tubes lowered until the end of J is above the mercury, the acid then passes up the tube into the pump. The second tube, L, contains sulphuric acid, to dry the air before it comes in contact with that which is to be used for the pump. The funnel, H, is arranged to deliver mercury from the narrow bent tube attached to it, the sulphuric acid passing over the lip. When the pressure in the receiver is reduced to about Somm- a vacuum is formed in the air-trap, D, and the mercury thus falls through a vacuum before reaching the fall-tube, any air which may be dissolved in the mercury is thus given up in the trap, and not into the receiver. By using caoutchouc connexions at the bottom of the apparatus, rigidity is avoided, which is of great value when fitting up the pump, the fall-tube merely rests in the funnel, being held upright by a loose support at M. There is no danger of leakage of air through the caoutchouc, since there is always a considerable internal pressure of mercury, and air cannot possibly penetrate into the receiver if the supply funnel becomes empty, for the difference of level between the mercury in the bend of D and in the tube c, cannot exceed the length of the barometric column. By means of an instrument similar to this, Mr. W. P. Donkin has obtained some very perfect exhaustions (Chem. News, 1874, xxix. 125). Without the air-trap, and by connecting the receiver to the pump by an india-rubber joint surrounded by glycerine, the pressure was reduced to T?tto 000 of that of the atmosphere. When the air-trap was employed, and the receiver hermetically sealed on to the pump, the best exhaustion obtained was ^g-rsToTSins of *ne atmospheric pressure.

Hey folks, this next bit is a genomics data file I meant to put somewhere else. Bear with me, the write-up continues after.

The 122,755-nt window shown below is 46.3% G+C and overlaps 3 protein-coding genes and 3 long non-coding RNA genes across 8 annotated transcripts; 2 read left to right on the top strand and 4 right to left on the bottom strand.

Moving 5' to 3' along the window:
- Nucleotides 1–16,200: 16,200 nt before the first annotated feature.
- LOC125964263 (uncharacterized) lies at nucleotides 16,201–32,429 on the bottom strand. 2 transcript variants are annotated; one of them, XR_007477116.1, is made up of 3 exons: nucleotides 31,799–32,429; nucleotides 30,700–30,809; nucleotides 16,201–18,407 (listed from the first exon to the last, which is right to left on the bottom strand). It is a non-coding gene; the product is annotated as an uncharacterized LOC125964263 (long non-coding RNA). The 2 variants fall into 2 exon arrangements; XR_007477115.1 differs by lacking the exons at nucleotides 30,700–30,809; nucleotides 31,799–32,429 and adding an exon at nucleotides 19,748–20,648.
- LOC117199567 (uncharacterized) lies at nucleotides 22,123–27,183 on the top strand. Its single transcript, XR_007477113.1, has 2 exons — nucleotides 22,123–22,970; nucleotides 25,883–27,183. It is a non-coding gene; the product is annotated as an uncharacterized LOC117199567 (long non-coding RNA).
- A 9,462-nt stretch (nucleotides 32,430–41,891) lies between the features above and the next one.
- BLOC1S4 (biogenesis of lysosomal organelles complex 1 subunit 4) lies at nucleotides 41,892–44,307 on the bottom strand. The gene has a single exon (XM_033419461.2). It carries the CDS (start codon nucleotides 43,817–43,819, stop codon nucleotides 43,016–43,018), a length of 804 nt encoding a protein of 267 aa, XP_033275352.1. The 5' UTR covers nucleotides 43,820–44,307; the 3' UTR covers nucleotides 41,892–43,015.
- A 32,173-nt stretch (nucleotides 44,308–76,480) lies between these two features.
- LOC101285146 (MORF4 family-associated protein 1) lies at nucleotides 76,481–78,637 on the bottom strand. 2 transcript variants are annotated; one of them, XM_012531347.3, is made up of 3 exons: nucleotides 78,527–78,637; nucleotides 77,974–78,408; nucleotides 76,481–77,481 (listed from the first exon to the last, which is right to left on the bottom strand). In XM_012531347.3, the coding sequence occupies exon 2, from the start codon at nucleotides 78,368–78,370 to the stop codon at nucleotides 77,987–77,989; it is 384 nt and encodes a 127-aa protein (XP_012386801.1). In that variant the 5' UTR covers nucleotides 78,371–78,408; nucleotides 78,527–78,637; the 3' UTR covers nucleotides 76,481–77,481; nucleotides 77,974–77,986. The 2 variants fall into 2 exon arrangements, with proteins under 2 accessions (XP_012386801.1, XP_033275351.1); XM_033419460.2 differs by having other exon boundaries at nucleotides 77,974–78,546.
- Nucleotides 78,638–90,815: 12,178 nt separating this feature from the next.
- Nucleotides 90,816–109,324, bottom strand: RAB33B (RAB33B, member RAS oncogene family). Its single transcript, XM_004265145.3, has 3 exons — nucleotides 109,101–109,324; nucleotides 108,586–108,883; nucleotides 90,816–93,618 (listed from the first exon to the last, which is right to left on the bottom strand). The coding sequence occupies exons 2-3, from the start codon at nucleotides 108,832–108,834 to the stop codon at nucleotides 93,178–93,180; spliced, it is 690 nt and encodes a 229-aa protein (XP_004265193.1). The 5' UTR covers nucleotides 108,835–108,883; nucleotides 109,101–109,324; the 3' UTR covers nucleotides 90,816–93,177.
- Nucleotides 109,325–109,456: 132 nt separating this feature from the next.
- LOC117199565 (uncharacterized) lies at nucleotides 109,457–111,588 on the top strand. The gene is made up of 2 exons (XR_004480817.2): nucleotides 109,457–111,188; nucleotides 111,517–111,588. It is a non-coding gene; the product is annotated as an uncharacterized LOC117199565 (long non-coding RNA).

(31) Pressure of Air.—The increase in volume of the inclosed air, and consequent decrease in its pressure, may be illustrated by inserting a tube, blown into a bulb at one end, full of air, and with its open mouth downwards in a vessel containing water, which is placed under the receiver of the pump. With each movement of the piston, the air in the bulb expands, while a portion of it in the act of expanding escapes, and bubbles up through the water. An amusing variation of this experiment may be made by placing a number of shrivelled apples in the receiver, and then working the pump. The apples contain air in their pores, which is prevented from escaping by the rind; on working the pump the diminished pressure causes this imprisoned air to expand; in consequence, the apples swell up, and regain their fresh and plump appearance. The illusion vanishes the moment the atmospheric air is readmitted, because the pressure of the external air reduces that in the apples to its former bulk. The pressure thus exhibited is very considerable, as may be shown by the following experiment. Take a thin vessel, such as a light flask, and seal it up full of air; now if the air be exhausted from a receiver placed over it, the flask will be burst into fragments. The great pressure which air exerts against the internal surface of the vessels in which it is contained, may also be exhibited by allowing a weight of several pounds to rest upon a bladder placed under the receiver of the air-pump; on exhausting the air from the receiver, the air in the bladder expands, and lifts the weight.